By Miriam Raftery
November 20, 2017 (San Diego’s East County) – San Diego County Gun Owners (SDCGO), a political action committee promoting Second Amendment rights, has long opposed what it contends is an undisclosed internal policy on who can qualify for a concealed carry weapon (CCW) permit. SDCGO says that Sheriff Bill Gore routinely denies CCW permits to law-abiding, trained county residents who qualify under state law for a CCW.
In June, the U.S. Supreme Court ruled in favor of Sheriff Gore in a lawsuit filed by Edward Peruta, who had been rejected for a concealed carry permit because he could not prove good cause to show that he was at risk of harm. The high court upheld an appellate court decision which found that the 2nd Amendment does not provide a constitutional right to carry concealed weapons.
“Based on the Supreme Court’s decision today, the ruling by the 9th Circuit Court of Appeals will stand and the procedure of obtaining a license to carry a concealed weapon within the County of San Diego will continue as it has since the 1980s,” said Sheriff Gore after that decision. San Diego’s policy requires county residents to demonstrate good moral character and `good cause’ and complete a training program in order to obtain a permit, the Sheriff clarified, adding, “As always, anyone who believes that they may have circumstances which place them in harm’s way, and necessitate the ability to carry a concealed firearm, can apply for a license/ Good cause is evaluated on an individual basis.”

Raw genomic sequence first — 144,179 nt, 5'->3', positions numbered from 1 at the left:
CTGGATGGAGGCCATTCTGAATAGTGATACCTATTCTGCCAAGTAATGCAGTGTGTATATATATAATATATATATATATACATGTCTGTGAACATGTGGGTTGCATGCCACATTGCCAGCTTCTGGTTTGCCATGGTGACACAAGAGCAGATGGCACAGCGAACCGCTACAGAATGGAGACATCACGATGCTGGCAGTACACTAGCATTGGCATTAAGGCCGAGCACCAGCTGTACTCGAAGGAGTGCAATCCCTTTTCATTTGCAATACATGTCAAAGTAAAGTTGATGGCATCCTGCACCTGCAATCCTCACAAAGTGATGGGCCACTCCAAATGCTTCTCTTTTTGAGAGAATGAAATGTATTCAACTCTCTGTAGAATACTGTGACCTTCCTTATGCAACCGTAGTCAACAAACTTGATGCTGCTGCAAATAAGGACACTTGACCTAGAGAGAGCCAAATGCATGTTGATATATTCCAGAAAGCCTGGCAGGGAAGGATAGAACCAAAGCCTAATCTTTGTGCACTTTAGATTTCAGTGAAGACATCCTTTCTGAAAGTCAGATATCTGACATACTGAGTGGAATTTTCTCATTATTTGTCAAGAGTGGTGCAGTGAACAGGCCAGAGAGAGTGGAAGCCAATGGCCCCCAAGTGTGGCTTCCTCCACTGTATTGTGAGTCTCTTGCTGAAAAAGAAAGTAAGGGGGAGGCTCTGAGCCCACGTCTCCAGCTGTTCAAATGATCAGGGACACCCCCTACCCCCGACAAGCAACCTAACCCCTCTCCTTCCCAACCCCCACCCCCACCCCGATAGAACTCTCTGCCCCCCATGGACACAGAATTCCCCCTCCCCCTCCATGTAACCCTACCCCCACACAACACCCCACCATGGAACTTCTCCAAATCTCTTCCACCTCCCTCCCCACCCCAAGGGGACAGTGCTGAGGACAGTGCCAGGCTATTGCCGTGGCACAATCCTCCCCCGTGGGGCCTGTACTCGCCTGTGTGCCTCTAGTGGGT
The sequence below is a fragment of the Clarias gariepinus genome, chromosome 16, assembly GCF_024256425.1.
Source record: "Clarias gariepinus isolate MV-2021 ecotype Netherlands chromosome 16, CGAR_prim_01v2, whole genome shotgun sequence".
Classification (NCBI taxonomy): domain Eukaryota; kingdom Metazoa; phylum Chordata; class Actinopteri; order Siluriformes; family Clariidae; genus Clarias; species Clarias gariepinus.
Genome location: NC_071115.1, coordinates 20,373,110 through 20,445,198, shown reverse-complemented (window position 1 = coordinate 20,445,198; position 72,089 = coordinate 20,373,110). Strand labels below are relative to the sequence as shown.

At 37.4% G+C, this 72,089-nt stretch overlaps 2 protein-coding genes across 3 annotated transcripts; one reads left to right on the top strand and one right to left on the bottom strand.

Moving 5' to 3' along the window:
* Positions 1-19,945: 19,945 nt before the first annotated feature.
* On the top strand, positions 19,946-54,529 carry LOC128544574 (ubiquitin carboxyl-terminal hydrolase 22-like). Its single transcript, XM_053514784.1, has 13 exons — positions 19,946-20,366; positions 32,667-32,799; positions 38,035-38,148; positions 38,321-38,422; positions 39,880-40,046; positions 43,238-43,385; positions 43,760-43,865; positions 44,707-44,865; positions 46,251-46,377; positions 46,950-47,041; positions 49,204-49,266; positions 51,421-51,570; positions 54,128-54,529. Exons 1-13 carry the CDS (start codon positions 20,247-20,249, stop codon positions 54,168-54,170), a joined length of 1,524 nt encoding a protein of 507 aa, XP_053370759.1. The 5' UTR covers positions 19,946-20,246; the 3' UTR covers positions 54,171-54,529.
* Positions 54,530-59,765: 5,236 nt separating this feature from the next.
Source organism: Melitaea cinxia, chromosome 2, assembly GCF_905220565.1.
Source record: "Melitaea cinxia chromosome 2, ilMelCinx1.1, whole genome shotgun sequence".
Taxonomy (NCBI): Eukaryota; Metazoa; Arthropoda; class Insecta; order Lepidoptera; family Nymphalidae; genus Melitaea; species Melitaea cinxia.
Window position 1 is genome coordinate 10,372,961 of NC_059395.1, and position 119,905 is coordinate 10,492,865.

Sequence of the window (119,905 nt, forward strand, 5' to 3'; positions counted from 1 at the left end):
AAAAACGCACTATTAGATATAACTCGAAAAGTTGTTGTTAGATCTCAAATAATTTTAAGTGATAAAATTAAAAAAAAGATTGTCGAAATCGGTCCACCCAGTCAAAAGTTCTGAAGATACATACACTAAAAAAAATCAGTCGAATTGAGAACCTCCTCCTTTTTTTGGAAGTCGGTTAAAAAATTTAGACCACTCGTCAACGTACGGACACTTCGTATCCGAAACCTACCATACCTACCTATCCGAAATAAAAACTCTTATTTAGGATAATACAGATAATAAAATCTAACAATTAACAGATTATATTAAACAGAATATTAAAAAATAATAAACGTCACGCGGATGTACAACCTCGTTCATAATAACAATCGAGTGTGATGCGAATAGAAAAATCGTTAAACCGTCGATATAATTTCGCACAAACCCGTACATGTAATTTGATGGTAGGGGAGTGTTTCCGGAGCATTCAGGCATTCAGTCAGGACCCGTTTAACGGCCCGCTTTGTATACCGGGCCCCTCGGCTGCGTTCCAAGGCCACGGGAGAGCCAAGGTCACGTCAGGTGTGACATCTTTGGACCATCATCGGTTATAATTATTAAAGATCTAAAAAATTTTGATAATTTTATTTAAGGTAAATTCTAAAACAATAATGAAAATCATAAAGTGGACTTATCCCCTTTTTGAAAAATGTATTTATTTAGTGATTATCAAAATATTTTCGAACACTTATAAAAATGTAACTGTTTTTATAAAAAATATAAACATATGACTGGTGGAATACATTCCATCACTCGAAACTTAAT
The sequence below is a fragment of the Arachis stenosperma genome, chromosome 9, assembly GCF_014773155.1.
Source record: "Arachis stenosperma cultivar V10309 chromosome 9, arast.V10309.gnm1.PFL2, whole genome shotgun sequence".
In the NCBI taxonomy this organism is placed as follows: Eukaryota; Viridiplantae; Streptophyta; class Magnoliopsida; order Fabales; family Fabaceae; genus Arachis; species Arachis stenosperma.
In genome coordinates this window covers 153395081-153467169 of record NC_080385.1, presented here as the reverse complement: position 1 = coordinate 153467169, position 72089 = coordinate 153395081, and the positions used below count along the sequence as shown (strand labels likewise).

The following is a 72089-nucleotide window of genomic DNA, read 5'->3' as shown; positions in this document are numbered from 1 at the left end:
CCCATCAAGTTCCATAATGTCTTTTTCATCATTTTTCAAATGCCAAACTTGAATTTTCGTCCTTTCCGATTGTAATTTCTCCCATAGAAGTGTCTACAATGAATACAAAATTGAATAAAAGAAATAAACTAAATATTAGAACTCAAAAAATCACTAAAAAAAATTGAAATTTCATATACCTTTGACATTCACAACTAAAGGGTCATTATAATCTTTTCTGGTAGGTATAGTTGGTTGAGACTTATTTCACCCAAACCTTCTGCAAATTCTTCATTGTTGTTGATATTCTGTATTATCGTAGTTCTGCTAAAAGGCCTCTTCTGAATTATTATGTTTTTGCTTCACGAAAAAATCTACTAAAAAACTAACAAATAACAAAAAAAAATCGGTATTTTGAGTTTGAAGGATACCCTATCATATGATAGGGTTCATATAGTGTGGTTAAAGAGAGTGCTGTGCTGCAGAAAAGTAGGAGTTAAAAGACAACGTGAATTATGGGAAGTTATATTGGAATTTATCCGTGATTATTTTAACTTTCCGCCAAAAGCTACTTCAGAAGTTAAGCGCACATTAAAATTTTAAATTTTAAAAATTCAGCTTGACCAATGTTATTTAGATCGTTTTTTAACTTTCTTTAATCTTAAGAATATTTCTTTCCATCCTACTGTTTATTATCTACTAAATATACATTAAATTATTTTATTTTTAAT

Though Gore won the court case, gun rights groups are calling on the Sheriff to voluntarily make changes to the policy, arguing that too few permits are being issued.
Earlier this year, the Santee City Council, in a unanimous 5-0 vote this summer, agreed to SDCGO’s request and sent a letter from the Council asking Gore to accept “self-defense” or “personal protection” to fulfill the state's good cause requirement on the CCW permit application. SDCGO says that sheriffs and police chiefs throughout California’s 58 counties routinely issue CCW permits for “self-defense” and “personal protection” as good cause.
Now, San Diego Congressman Duncan Hunter (R-Alpine) has sent his own letter to Gore in support of SDCGO. Hunter’s letter thanks Gore for working to make small changes to his policy, but is asking Gore to clarify the CCW application process to be “an objective application process.” In his letter, Hunter states, “I am a proud member of the San Diego County Gun Owners.” Hunter’s 50th congressional district includes portions of East County and the back country.
Hunter’s letter to Gore says, “To better meet the needs of law-abiding, sane, trained San Diegans who want the choice of self-defense outside the home, I encourage you to utilize the authority granted to you by the State of California to make your `good cause’ policy inclusive and the procedures associated with this process more understandable and easy to follow.”
In his letter, Hunter criticized the Sheriff’s website as “confusing” when determining what is acceptable and not acceptable in a “good cause” statement.